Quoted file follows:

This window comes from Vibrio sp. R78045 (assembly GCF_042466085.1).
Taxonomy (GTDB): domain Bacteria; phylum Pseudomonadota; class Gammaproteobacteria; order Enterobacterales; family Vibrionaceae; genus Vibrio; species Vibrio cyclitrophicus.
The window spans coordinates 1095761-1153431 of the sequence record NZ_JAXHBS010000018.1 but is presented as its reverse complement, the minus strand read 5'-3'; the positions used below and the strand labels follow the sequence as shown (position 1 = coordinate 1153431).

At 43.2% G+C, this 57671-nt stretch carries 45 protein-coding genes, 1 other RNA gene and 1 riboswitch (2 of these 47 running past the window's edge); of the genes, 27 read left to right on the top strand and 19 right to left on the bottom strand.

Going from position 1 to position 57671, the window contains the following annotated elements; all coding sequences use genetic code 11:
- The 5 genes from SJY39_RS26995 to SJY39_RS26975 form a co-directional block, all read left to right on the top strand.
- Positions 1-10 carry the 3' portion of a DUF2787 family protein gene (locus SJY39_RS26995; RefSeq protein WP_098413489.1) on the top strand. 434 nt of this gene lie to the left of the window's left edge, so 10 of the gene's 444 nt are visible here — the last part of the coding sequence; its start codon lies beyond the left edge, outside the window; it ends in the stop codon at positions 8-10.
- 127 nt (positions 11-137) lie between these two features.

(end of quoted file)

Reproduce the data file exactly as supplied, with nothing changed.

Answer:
This window comes from Vibrio sp. R78045 (assembly GCF_042466085.1).
Taxonomy (GTDB): domain Bacteria; phylum Pseudomonadota; class Gammaproteobacteria; order Enterobacterales; family Vibrionaceae; genus Vibrio; species Vibrio cyclitrophicus.
The window spans coordinates 1095761-1153431 of the sequence record NZ_JAXHBS010000018.1 but is presented as its reverse complement, the minus strand read 5'-3'; the positions used below and the strand labels follow the sequence as shown (position 1 = coordinate 1153431).

At 43.2% G+C, this 57671-nt stretch carries 45 protein-coding genes, 1 other RNA gene and 1 riboswitch (2 of these 47 running past the window's edge); of the genes, 27 read left to right on the top strand and 19 right to left on the bottom strand.

Going from position 1 to position 57671, the window contains the following annotated elements; all coding sequences use genetic code 11:
- The 5 genes from SJY39_RS26995 to SJY39_RS26975 form a co-directional block, all read left to right on the top strand.
- Positions 1-10 carry the 3' portion of a DUF2787 family protein gene (locus SJY39_RS26995; RefSeq protein WP_098413489.1) on the top strand. 434 nt of this gene lie to the left of the window's left edge, so 10 of the gene's 444 nt are visible here — the last part of the coding sequence; its start codon lies beyond the left edge, outside the window; it ends in the stop codon at positions 8-10.
- 127 nt (positions 11-137) lie between these two features.